• Wetlands help control floods by storing large amounts of water. Four-tenths of a hectare of wetlands can store over 6,000 m3 of floodwater. Research in the Upper Mississippi and Missouri Basins showed that wetland restoration would provide enough floodwater storage to accommodate excess river flows associated with the 1993 flooding in the U.S. Midwest. Conversely, when wetlands are destroyed, the probability of a given rainfall event causing flooding and floodwater damage increases significantly.
  • Wildlife viewing and photography is one of the fastest growing recreational activities in Canada. Many species make wetlands their homes, notably many bird species, amphibians, fish and mammals. Wetlands also provide for consumptive recreational activities, such as fishing and hunting.
  • Wetlands provide habitats for many plant and animal species. About 600 species of wildlife, including numerous species at risk, use wetlands in North America during some part of their life cycle.
  • We use a wealth of products from wetlands, including fish and shellfish, blueberries, cranberries, timber and wild rice, as well as medicines that are derived from wetland soils and plants. Commercial fisheries depend on wetlands for spawning and nurseries and to provide food for growing stocks of fish and shellfish.

The Value of Products from Wetlands:

  • Coastal wetlands provide life support for oysters valued at between $54 and $6,337 per acre per year in Virginia.
  • Willingness to pay for fish and wildlife habitat by non-users in Alberta ranges from $267 to $453 per person per year.
  • Willingness to pay for freshwater fishing in Lake St. Clair averages $97 per person per year.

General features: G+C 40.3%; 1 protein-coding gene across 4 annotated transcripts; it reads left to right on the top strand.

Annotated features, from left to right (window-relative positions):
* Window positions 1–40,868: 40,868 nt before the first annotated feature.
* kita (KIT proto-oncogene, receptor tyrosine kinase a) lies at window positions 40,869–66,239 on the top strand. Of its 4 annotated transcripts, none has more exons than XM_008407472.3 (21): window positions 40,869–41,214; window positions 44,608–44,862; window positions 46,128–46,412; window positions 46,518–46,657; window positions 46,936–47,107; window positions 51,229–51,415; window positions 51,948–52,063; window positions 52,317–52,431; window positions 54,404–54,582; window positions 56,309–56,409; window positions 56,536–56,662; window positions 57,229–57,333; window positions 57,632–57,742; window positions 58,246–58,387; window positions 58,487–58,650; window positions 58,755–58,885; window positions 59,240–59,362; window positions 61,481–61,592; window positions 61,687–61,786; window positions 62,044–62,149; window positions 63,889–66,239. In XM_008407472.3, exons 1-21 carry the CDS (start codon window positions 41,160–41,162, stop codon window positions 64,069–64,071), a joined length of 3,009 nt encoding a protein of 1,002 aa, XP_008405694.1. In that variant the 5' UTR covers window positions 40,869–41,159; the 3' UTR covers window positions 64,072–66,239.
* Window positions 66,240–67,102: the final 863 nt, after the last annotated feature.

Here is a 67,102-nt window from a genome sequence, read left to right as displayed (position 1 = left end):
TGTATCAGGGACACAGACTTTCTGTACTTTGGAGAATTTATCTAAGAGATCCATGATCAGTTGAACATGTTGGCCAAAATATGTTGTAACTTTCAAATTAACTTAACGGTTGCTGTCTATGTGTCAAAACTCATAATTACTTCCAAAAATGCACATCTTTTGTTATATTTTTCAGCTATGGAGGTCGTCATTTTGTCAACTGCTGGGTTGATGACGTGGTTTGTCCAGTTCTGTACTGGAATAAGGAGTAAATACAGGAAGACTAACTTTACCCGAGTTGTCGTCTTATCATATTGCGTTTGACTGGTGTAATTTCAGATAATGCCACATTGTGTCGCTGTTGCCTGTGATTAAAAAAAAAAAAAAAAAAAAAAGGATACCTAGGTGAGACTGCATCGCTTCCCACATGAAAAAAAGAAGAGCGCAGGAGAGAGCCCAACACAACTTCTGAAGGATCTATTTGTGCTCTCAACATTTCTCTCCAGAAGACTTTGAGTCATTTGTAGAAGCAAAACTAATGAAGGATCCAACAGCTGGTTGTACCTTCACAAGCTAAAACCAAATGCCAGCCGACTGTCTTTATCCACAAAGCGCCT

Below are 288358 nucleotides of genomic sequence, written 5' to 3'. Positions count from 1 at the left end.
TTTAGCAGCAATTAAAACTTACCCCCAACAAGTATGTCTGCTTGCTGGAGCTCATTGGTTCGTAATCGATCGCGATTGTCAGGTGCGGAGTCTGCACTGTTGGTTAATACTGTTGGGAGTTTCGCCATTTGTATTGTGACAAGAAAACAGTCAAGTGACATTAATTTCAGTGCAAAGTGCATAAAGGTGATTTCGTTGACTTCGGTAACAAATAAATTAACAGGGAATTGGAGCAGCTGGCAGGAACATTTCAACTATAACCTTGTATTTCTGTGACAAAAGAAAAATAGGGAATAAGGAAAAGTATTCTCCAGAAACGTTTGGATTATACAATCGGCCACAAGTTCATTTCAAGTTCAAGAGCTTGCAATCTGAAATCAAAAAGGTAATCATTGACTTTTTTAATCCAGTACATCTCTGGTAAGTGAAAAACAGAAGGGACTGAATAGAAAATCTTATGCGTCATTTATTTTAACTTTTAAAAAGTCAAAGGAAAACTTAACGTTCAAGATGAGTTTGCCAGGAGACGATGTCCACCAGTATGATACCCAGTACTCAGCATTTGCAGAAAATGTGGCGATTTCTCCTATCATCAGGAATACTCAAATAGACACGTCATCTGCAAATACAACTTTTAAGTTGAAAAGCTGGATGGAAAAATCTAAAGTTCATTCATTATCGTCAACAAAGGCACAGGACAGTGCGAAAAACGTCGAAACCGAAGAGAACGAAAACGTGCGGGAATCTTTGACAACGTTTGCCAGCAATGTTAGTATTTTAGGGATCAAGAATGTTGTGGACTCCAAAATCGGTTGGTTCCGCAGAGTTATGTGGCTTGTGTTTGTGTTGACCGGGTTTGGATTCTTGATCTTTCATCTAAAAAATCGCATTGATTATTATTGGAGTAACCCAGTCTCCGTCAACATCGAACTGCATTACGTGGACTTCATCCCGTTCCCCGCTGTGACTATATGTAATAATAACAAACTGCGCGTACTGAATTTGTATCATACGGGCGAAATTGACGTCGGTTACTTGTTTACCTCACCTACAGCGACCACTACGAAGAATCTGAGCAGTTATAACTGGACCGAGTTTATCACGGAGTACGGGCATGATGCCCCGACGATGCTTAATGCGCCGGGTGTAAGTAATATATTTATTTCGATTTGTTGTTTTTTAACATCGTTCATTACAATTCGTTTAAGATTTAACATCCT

• Willingness to pay for hunting and fishing in Alberta averages $400 per person per year.
  • Willingness to pay for water quality improvement provided by riparian wetlands in the U.S. Midwest ranges from $70 to $87 per person per year.
  • The present value (over 50 years at a 6% discount rate) per acre of flood control provided by wetlands in Massachusetts is $96,010, while that of waste assimilation (nutrient filtering) is $75,196, and water supply services is $291,357."

It is clear that wetland economic values are extensive, and the removal or impairment of wetlands can lead to tremendous economic, social and environmental impacts and costs. A similar valuation study was conducted by Eric Kimmel, a graduate student of Dr. Olweiler, in 2006 for the Red Deer Brook wetland in Lac La Biche County, Alberta. Kimmel determined that local residents and recreational users of Lac La Biche are willing to pay an average $114/person/year in additional taxes, which represents the value placed upon the ecological services provided by the Red Deer Brook wetlands to the residents, e.g., flood control, storm protection and groundwater and subsurface water recharge. In addition, more value was placed on the wetland than on any other potential economic development. He determined that the net economic benefit of the wetland is $8,169/acre. Consequently, it would be in the best interest of Lac La Biche County to explore policy options to protect the Red Deer Brook wetland, and likely other wetlands in the county.